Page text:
News - March 26, 2021

NEITI to coordinate beneficial ownership reporting in extractive sector

The Nigeria Extractive Industries Transparency Initiative (NEITI) is to constitute a coordinating committee on beneficial ownership implementation in Nigeria, the Executive Secretary of NEITI, Ogbonnaya Orji said on Thursday.
Orji said this while addressing a forum of government agencies, companies, civil society and the media on beneficial ownership implementation in the extractive industry in Nigeria.
He explained that NEITI was encouraged by the volume of work so far done by relevant government agencies and civil society on beneficial ownership reporting in the country.
“NEITI will work out a joint coordination initiative with Corporate Affairs Commission (CAC), Department of Petroleum Resources (DPR), Mining Cadastre Office (MCO), Nigeran Financial Intelligence Unit (NFIU) of the Economic and Financial Crimes Commission (EFCC), civil society, media and other anti-corruption agencies to help track beneficial owners of extractive assets in Nigeria”, Orji said.
Orji’s statement followed the revelation that different government agencies have made progress at their various organizations in the development of reporting systems on beneficial ownership in the country.
Nigeria, he noted, has two commitments to beneficial ownership reporting consisting of compliance to the Extractive Industries Transparency Initiative (EITI) principles and standards, and response to the commitments made by Nigeria to the Open Government Partnership (OGP).
Beneficial ownership disclosure, Orji said, has become very important in view of the serious dangers that secret ownership of companies poses to individual countries and the global community.
“Crimes like tax evasion, illicit financial flows and terrorism financing which are associated with or facilitated by secret ownership, frustrates national development, increases poverty in developing countries and threaten the national security of even powerful nations”, Orji said.
The Executive Secretary made reference to the report by ONE – an international anti-poverty organization – that developing countries lose up to $1trillion a year from such activities, noting that the figure was seven times more than the total aid and foreign debt that flow into these poor countries.
“The Thabo Mbeki report on illicit financial flows estimates that Africa loses up to $50 billion a year from some of these activities, with Nigeria accounting for the lion share of these losses, and the extractive industry accounting for 93% of total illicit financial flows from Nigeria is a case in point”, he said.
The Registrar-General, Corporate Affairs Commission (CAC), Abubakar Garba disclosed that the Commission has commenced collection and disclosure of beneficial ownership information from January 3, 2021 following the passage of the Company and Allied Matters Act in November 2020.
“Every information on persons with significant control of companies is now available online on the Commission’s website to members of the public free of charge and in line with Nigeria’s commitment to the global EITI and OGP. This is the least we can do to support transparency and fight against corruption”, Garba said.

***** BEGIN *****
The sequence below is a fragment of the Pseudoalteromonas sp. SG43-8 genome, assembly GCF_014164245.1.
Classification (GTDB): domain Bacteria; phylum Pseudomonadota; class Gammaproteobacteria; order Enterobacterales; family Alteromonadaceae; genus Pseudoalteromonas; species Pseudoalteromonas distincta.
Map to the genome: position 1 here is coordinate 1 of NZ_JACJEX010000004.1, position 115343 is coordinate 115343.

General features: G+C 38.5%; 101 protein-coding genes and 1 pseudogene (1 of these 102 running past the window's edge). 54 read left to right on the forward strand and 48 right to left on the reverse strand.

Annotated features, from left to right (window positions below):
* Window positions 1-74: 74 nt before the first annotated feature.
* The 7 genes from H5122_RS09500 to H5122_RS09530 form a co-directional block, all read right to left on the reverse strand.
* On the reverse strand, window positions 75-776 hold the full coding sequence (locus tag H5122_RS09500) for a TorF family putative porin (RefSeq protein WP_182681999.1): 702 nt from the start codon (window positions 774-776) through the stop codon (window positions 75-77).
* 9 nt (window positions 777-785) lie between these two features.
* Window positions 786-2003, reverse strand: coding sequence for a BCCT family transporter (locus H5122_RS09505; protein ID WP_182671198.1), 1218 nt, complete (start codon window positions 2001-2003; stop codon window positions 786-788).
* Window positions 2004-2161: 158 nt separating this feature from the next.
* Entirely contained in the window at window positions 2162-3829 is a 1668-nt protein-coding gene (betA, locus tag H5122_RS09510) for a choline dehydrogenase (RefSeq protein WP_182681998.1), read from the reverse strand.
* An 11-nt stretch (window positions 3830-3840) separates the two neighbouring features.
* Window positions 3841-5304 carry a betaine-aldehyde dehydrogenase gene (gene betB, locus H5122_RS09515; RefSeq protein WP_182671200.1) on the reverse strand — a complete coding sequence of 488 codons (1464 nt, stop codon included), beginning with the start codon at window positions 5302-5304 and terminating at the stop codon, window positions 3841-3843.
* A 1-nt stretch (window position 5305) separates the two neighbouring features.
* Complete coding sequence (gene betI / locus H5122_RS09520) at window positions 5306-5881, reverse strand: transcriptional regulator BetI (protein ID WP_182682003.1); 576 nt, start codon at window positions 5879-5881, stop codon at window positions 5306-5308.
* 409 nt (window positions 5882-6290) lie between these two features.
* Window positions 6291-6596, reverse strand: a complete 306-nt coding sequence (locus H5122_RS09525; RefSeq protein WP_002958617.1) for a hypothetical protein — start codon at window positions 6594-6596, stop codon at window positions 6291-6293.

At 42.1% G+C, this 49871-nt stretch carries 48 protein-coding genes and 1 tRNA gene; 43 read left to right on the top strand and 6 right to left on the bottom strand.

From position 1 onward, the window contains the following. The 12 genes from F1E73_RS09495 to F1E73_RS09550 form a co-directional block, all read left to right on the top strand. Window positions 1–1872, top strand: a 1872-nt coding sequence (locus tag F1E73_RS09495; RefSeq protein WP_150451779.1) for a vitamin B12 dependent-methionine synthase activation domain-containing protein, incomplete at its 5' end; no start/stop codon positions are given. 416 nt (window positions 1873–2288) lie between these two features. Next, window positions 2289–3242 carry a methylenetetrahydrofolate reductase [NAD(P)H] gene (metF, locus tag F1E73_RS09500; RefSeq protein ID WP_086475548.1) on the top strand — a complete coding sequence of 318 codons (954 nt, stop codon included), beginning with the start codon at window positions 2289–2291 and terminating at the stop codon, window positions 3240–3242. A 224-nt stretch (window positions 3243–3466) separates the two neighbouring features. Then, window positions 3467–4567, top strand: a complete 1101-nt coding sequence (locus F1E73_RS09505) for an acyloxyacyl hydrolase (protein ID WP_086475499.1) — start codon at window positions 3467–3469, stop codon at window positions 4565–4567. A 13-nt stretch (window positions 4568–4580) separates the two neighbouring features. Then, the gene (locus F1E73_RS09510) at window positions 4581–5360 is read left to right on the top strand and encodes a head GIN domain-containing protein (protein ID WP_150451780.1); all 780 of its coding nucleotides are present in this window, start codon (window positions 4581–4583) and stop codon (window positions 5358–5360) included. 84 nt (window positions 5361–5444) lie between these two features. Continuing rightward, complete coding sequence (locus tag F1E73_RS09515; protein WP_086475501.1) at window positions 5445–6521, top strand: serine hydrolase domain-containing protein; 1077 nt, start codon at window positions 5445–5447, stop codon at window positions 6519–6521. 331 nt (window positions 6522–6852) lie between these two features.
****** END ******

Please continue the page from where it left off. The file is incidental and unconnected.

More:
On the integrity of information on the register, Garba explained that his Commission is working to integrate beneficial ownership information into the national identity database to ensure valid and correct information.
He also noted that once information is publicly accessible, the public will be able to find out if there are errors.
The Executive Director, Civil Society Legislative Advocacy Centre (CISLAC), Auwal Ibrahim Musa (Rafsanjani) in his goodwill message commended NEITI and other stakeholders that have contributed to the progress made so far on beneficial ownership disclosure in Nigeria.
Rafsanjani noted that the enactment of Company and Allied Matters Act (CAMA) 2020 has provided legal backing for the beneficial ownership transparency, but warned that “we must not, however, rest on our oars, as the register is not an end in itself, but a means to an end as the law is not enough to guarantee compliance.
“It is only a first effort in the fulfillment of the commitment to strengthen anti-corruption reforms and corporate accountability”, he said.
Also addressing the forum from Oslo Norway, the EITI Policy Director, Ines Marques informed the audience that about 20 EITI implementing countries have undertaken legal reforms to facilitate ownership transparency, while 30 others have publicly disclosed some beneficial ownership information through EITI reporting.
“Beneficial ownership information has been used to avoid corruption and loss of revenue in the extractive sector, prevent corruption and illicit financial flows, enhance revenue collection, improve the investment climate in the extractive sector and most importantly increase public trust and accountability,” she said.
Marques advised Nigeria to integrate information on beneficial ownership into government processes and citizens should take advantage of the initiative and use the data for accountability purposes.
Interest groups at the event outlined various initiatives being deployed towards beneficial ownership reporting in Nigeria.
During the event, the Department of Petroleum Resources (DPR) took participants on a tour of the portal it has developed showing the oil and gas assets and their beneficial owners.
NFIU went a step further to demonstrate who it uses financial transactions to track real owners of extractive assets.
On its part, the Mining Cadastre Office said its register was at an advanced stage and would soon be publicly accessible.
Participants at the forum agreed that an inter-agency meeting should be held regularly by regulators, anti-corruption agencies, civil society, and the media to evaluate the implementation process.

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